Tanking – waterproofing
There are several methods of tanking a basement. In this case, contractors fitted a cavity drain membrane as in the photo below – the back of the membrane looks like an egg-box. This method doesn’t try to stop water coming through from the ground, but any that does penetrate trickles down between the egg-box studs at the back of the membrane to a plastic channel, so protecting the inner face. The gradient in the channel carries the water around the perimeter of the basement to a sump. Often, builders will fit a pump in the sump to expel accumulated water to a drain. In the case study, water isn’t a big issue, so the sump simply has a cover and any water is removed manually with a scoop. This takes place less than once a year.
You have to dig deeper than you might expect, then build the floor up again to the finished level with the various layers specified on the drawings. In this project, the floor comprised 150mm compacted hardcore, a radon / vapour check membrane, 100mm mesh-reinforced concrete slab, 75mm insulation, 75mm screed (containing the underfloor heating), and then the floor finish itself which was polished concrete. So almost half a metre deeper than the finished floor level.
We installed wet underfloor heating in the basement on a separate zone, controlled by its own thermostat. We fitted the manifold remotely.
natural lighting in a basement
Some basements may have a light well already, or will have one fitted as part of the conversion. Here, because part of the basement was just above ground, we installed windows to let in natural light. We also made good use of a half-glazed entrance door which borrowed light from the kitchen.
We decided to form the basement steps on the exterior (within the kitchen diner) to maximise valuable space in the basement. The kitchen diner was large enough, so could afford to lose part of its footprint.
We tiled the steps with porcelain and installed step lights for dramatic effect. The glass balustrade is just visible on the right allowing light to flood into the basement through its half-glazed door.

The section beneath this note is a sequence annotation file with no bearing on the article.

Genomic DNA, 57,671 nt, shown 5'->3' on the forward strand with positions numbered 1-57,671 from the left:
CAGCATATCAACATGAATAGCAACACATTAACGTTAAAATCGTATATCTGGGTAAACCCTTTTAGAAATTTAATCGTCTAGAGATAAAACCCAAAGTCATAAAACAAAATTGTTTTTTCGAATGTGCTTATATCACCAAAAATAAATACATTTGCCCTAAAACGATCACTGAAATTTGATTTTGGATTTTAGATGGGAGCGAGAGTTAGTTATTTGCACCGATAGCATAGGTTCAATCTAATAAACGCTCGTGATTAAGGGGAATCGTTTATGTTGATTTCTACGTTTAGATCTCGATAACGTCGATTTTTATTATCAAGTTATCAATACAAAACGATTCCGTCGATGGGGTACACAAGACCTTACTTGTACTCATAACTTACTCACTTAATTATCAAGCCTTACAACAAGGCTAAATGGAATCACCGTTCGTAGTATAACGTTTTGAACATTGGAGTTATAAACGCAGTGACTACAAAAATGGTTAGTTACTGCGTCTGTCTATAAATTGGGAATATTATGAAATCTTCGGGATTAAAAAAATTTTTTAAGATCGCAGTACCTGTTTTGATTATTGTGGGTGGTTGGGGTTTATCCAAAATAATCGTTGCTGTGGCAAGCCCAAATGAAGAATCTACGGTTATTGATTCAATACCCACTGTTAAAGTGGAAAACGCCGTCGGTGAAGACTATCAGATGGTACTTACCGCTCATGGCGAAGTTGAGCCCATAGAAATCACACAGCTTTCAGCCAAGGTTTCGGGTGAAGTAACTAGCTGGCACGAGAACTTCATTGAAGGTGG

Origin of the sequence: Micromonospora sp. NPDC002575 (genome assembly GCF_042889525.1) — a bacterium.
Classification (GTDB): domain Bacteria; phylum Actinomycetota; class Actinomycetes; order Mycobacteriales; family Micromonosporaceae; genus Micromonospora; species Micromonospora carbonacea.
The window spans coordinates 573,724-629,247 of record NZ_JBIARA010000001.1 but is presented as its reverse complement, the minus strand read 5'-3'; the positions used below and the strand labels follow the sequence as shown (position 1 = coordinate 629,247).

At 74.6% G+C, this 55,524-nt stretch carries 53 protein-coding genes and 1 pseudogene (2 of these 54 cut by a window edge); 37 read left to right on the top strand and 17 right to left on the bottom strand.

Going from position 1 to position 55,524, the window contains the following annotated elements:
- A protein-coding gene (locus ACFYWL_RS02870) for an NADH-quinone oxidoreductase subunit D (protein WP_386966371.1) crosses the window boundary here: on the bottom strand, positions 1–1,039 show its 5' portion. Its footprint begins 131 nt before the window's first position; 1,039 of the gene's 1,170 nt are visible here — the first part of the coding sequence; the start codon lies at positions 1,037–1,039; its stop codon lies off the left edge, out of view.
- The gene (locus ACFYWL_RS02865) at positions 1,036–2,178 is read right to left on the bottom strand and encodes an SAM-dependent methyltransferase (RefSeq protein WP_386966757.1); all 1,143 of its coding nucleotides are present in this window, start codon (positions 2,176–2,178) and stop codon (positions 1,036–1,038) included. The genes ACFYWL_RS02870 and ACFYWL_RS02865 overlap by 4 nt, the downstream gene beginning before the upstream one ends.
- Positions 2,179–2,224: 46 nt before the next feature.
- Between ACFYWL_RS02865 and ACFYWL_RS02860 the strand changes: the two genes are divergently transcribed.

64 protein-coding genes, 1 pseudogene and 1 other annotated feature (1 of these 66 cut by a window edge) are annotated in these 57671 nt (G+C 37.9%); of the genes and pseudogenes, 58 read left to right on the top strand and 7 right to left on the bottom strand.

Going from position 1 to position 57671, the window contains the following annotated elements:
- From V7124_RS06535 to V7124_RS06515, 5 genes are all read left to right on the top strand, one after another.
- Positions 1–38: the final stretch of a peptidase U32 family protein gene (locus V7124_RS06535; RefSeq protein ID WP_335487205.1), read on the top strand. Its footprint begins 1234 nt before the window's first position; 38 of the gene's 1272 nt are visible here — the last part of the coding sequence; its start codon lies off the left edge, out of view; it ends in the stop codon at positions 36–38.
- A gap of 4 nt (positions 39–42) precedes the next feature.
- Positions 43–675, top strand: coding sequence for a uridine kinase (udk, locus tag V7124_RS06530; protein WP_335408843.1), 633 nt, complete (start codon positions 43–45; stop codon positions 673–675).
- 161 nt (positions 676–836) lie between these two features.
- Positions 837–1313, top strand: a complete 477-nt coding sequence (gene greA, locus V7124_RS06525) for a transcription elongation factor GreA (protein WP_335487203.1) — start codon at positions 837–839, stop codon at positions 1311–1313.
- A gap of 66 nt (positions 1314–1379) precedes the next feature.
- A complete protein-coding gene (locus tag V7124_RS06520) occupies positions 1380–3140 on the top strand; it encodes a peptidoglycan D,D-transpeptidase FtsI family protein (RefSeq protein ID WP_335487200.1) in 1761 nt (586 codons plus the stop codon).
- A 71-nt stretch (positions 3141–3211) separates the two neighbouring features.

Having designed the basement for its planned function, we specified locations for all the electrical sockets, lighting, home network, aerials and other fixtures. The contractors carried out their first fix, before they plasterboarded and skimmed the walls. We had also pre-fixed a large sheet of plywood rigidly behind the plaster that would take the weight of a large flat screen TV. You should try to think ahead to those heavy items that would benefit from more secure fixings.
Below you can see the metal studs to which the contractors would fix the plasterboard sheets. Also visible are the cables ready for their various lighting and power functions.
Specialists polished and sealed the concrete floor. We emulsioned the walls and ceilings simply in white to maximise the light. We designed and supplied the media unit and installed the home cinema and laundry.
How to excavate a basement
We hope this article has given you some idea of how to excavate a basement. As ever, planning is key. If you plan to excavate your own basement, have a clear idea of how you intend to use it, and plan the space completely; lights, sockets, everything. For a challenging project like a basement conversion, you should engage professional support. If you follow the processes laid out above, you will create a wonderful space, whether a games room, laundry, cinema room or swimming pool!
If you have a basement conversion in mind in the Bath or Bristol area and think we may be able to help, please read more about our home renovation services.